From the Stands: Duke-76, Liberty-47

A third straight game that allowed a lesser opponent to hang around longer than many thought they would was the story in the Great Alaska Shootout semifinals. The Blue Devils will look to put all the pieces together tonight against Purdue in the championship game. Before they do, TDD takes a look at what happened in the Liberty game.

What went right?

After yet another poor performance in the first half, the Blue Devils were able to make adjustments and soundly beat a team they should.

Chris Duhon returned to the form of the 2001 season where he was arguably the most effective player of his four year run in Durham. Duhon didn't just camp on the perimeter, instead he drove dished, and played tight defense, ending up with 12 points, seven boards, three assists, and three steals. While his teammates were cold in the first half, Duhon continued to try and direct the offense. In the second half it began to take effect as Duke began to roll.

The defensive effort continues to be very solid for the Blue Devils all over the court, especially inside with Duke coming up with seven blocks. The intensity is there but there are still holes, which are being routinely exploited by lesser quality opponents. The guards are still allowing penetration and the help defense continues to be slow to rotate down to help. That's more of a coaching problem that will certainly be taken care of when Duke has a chance to watch the film from the tournament.

The second half shooting was much improved as Duke began to move the ball around a bit more to get open looks. That's a major improvement over the first period when Duke seemed to settle for the first available shot, and not the best.

What went wrong?

Once again the first half showed a Duke team that couldn't hit sand if they fell off a camel. Shooting a paltry 31 percent in the first period due in large part to questionable shot selection. Winding down the first half saw the Blue Devils content to throw the ball to the perimeter and toss up a three point attempt with over 25 seconds remaining on the shot clock.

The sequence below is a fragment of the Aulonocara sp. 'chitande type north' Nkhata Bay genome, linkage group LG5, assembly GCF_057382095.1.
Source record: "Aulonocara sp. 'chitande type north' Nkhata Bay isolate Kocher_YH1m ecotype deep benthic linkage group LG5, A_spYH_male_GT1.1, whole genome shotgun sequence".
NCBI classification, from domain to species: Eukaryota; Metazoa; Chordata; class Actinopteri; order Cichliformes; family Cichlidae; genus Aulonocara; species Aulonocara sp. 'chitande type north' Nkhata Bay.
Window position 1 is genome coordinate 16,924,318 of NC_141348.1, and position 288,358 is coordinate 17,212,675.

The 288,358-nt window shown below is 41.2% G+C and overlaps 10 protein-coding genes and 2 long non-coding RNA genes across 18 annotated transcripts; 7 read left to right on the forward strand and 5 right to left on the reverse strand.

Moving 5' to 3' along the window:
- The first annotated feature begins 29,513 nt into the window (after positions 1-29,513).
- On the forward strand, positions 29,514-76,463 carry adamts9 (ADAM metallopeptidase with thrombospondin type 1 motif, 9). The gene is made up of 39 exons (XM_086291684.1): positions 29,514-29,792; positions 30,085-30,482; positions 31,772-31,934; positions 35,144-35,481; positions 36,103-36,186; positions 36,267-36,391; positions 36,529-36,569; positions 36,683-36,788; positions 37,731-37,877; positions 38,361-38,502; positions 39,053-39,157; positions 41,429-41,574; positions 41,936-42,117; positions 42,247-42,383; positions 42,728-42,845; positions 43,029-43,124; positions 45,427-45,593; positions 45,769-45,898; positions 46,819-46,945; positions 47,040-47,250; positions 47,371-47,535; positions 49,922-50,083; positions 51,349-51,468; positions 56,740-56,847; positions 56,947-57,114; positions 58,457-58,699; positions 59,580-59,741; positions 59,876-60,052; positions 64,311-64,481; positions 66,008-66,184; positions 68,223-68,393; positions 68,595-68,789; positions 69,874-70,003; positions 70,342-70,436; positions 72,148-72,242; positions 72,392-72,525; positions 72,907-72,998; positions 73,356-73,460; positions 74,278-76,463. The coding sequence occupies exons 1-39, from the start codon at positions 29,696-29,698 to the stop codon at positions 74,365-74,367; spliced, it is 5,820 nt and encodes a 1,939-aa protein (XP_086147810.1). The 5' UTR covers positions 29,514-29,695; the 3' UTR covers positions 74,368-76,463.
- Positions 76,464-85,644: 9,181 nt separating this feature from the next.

While Detroit may have been a very good team, Pacific and Liberty should not have been allowed to hang around with this Duke team. Sure they are going to get everyone's best shot because of the letters on the front of their jersey, but this team is still in desperate search of that killer instinct. This team is more talented than last, yet they still have yet to deliver an early knockout punch early in a game so far.

Questionable offensive decisions plagued this team for much of the first half. Rather than playing as a unit, it seemed there were five one-on-one match ups happening. A few drives into a triple team only to throw up a wild lay up attempt, or a drive that ended in a bad shot continue to speak to this team's lack of offensive continuity. That's something Coach K spoke to in his post game interview, and hopefully something that will work itself out sooner than later.

Perhaps the most troubling aspect of the performance to date has been the sluggish look Duke seems to give off since arriving in Alaska. They look like they are just going out there and plodding along, waiting for their talent advantage to take over. So far it has, but with the schedule about to get a lot tougher, they need to get things rolling.

Looking Ahead:

The Blue Devils face what could be the toughest test of the season tonight in the finals of the tournament when they face off against Purdue. The Boilermakers don't have the same talent level as the Blue Devils, but they are very well coached and play the stereotypical Big Ten style, which includes physical and relentless effort and a love of rebounding the basketball.

Duke cannot afford to go down big in tonight's game against Purdue, because with their defensive prowess it will be a lot harder to climb back than it has been in the first three games of the season.

If the Blue Devils were trying to conserve their energy in the first two games with a slower pace on offense, then tonight is the time to go ahead and scrap that in favor of the more traditional Duke offensive game. A lot of that rests on Duhon's shoulders since he's the maestro who can dictate where and to whom the ball goes early on.

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